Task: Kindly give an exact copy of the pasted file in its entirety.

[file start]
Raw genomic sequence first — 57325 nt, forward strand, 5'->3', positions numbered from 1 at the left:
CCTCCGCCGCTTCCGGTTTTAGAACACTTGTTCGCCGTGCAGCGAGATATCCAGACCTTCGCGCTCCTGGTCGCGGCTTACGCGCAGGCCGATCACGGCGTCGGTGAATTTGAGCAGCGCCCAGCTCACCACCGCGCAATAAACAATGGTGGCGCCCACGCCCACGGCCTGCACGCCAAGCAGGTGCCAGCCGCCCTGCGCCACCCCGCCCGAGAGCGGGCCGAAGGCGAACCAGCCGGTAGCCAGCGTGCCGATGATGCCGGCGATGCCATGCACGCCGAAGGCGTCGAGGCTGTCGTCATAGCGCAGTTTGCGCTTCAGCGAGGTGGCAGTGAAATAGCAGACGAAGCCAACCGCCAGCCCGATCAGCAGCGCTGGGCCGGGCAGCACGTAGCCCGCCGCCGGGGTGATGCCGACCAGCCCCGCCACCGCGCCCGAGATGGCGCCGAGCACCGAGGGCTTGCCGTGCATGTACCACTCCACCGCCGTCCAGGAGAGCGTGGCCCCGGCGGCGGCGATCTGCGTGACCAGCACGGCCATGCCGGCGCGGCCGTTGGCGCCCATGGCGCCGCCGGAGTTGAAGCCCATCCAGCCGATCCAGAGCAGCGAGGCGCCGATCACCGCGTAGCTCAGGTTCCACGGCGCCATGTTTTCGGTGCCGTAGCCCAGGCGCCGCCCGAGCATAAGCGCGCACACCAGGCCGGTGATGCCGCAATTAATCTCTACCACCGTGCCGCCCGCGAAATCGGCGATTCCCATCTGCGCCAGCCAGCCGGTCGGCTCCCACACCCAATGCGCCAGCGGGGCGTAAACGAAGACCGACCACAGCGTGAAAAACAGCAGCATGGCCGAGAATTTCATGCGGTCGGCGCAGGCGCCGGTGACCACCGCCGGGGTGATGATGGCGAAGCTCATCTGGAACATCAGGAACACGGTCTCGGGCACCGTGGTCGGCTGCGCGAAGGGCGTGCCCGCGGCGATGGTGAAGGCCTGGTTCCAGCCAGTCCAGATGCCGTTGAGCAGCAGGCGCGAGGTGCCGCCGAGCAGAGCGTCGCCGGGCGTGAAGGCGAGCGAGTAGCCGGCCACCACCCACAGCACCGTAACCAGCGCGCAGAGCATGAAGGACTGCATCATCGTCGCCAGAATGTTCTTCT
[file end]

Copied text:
Raw genomic sequence first — 57325 nt, forward strand, 5'->3', positions numbered from 1 at the left:
CCTCCGCCGCTTCCGGTTTTAGAACACTTGTTCGCCGTGCAGCGAGATATCCAGACCTTCGCGCTCCTGGTCGCGGCTTACGCGCAGGCCGATCACGGCGTCGGTGAATTTGAGCAGCGCCCAGCTCACCACCGCGCAATAAACAATGGTGGCGCCCACGCCCACGGCCTGCACGCCAAGCAGGTGCCAGCCGCCCTGCGCCACCCCGCCCGAGAGCGGGCCGAAGGCGAACCAGCCGGTAGCCAGCGTGCCGATGATGCCGGCGATGCCATGCACGCCGAAGGCGTCGAGGCTGTCGTCATAGCGCAGTTTGCGCTTCAGCGAGGTGGCAGTGAAATAGCAGACGAAGCCAACCGCCAGCCCGATCAGCAGCGCTGGGCCGGGCAGCACGTAGCCCGCCGCCGGGGTGATGCCGACCAGCCCCGCCACCGCGCCCGAGATGGCGCCGAGCACCGAGGGCTTGCCGTGCATGTACCACTCCACCGCCGTCCAGGAGAGCGTGGCCCCGGCGGCGGCGATCTGCGTGACCAGCACGGCCATGCCGGCGCGGCCGTTGGCGCCCATGGCGCCGCCGGAGTTGAAGCCCATCCAGCCGATCCAGAGCAGCGAGGCGCCGATCACCGCGTAGCTCAGGTTCCACGGCGCCATGTTTTCGGTGCCGTAGCCCAGGCGCCGCCCGAGCATAAGCGCGCACACCAGGCCGGTGATGCCGCAATTAATCTCTACCACCGTGCCGCCCGCGAAATCGGCGATTCCCATCTGCGCCAGCCAGCCGGTCGGCTCCCACACCCAATGCGCCAGCGGGGCGTAAACGAAGACCGACCACAGCGTGAAAAACAGCAGCATGGCCGAGAATTTCATGCGGTCGGCGCAGGCGCCGGTGACCACCGCCGGGGTGATGATGGCGAAGCTCATCTGGAACATCAGGAACACGGTCTCGGGCACCGTGGTCGGCTGCGCGAAGGGCGTGCCCGCGGCGATGGTGAAGGCCTGGTTCCAGCCAGTCCAGATGCCGTTGAGCAGCAGGCGCGAGGTGCCGCCGAGCAGAGCGTCGCCGGGCGTGAAGGCGAGCGAGTAGCCGGCCACCACCCACAGCACCGTAACCAGCGCGCAGAGCATGAAGGACTGCATCATCGTCGCCAGAATGTTCTTCT